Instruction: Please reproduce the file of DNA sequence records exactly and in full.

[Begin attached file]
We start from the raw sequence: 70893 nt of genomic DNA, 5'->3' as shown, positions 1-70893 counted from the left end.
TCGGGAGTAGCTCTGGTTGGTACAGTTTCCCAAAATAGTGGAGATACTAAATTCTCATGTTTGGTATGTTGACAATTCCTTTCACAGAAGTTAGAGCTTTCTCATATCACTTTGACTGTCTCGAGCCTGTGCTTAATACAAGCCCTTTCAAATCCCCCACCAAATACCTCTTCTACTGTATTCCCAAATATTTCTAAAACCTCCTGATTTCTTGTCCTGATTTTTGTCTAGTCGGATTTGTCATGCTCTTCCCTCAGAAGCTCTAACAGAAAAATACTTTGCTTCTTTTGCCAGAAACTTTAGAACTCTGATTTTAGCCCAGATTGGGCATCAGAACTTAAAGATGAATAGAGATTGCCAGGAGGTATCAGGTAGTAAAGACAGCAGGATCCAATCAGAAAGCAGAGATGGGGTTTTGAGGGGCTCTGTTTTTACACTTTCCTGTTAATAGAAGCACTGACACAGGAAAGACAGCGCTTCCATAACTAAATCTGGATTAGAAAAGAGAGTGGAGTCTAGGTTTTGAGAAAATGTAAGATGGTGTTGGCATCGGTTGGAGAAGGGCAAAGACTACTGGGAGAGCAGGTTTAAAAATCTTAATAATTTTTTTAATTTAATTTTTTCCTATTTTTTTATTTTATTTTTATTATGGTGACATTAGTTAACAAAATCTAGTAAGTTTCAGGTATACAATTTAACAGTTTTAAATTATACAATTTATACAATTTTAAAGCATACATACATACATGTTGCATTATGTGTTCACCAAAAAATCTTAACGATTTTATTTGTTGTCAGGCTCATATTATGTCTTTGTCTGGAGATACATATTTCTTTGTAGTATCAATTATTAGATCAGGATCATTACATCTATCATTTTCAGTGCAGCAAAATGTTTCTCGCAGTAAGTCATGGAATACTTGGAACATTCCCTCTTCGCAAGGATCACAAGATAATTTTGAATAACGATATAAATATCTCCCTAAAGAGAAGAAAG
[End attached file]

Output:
We start from the raw sequence: 70893 nt of genomic DNA, 5'->3' as shown, positions 1-70893 counted from the left end.
TCGGGAGTAGCTCTGGTTGGTACAGTTTCCCAAAATAGTGGAGATACTAAATTCTCATGTTTGGTATGTTGACAATTCCTTTCACAGAAGTTAGAGCTTTCTCATATCACTTTGACTGTCTCGAGCCTGTGCTTAATACAAGCCCTTTCAAATCCCCCACCAAATACCTCTTCTACTGTATTCCCAAATATTTCTAAAACCTCCTGATTTCTTGTCCTGATTTTTGTCTAGTCGGATTTGTCATGCTCTTCCCTCAGAAGCTCTAACAGAAAAATACTTTGCTTCTTTTGCCAGAAACTTTAGAACTCTGATTTTAGCCCAGATTGGGCATCAGAACTTAAAGATGAATAGAGATTGCCAGGAGGTATCAGGTAGTAAAGACAGCAGGATCCAATCAGAAAGCAGAGATGGGGTTTTGAGGGGCTCTGTTTTTACACTTTCCTGTTAATAGAAGCACTGACACAGGAAAGACAGCGCTTCCATAACTAAATCTGGATTAGAAAAGAGAGTGGAGTCTAGGTTTTGAGAAAATGTAAGATGGTGTTGGCATCGGTTGGAGAAGGGCAAAGACTACTGGGAGAGCAGGTTTAAAAATCTTAATAATTTTTTTAATTTAATTTTTTCCTATTTTTTTATTTTATTTTTATTATGGTGACATTAGTTAACAAAATCTAGTAAGTTTCAGGTATACAATTTAACAGTTTTAAATTATACAATTTATACAATTTTAAAGCATACATACATACATGTTGCATTATGTGTTCACCAAAAAATCTTAACGATTTTATTTGTTGTCAGGCTCATATTATGTCTTTGTCTGGAGATACATATTTCTTTGTAGTATCAATTATTAGATCAGGATCATTACATCTATCATTTTCAGTGCAGCAAAATGTTTCTCGCAGTAAGTCATGGAATACTTGGAACATTCCCTCTTCGCAAGGATCACAAGATAATTTTGAATAACGATATAAATATCTCCCTAAAGAGAAGAAAG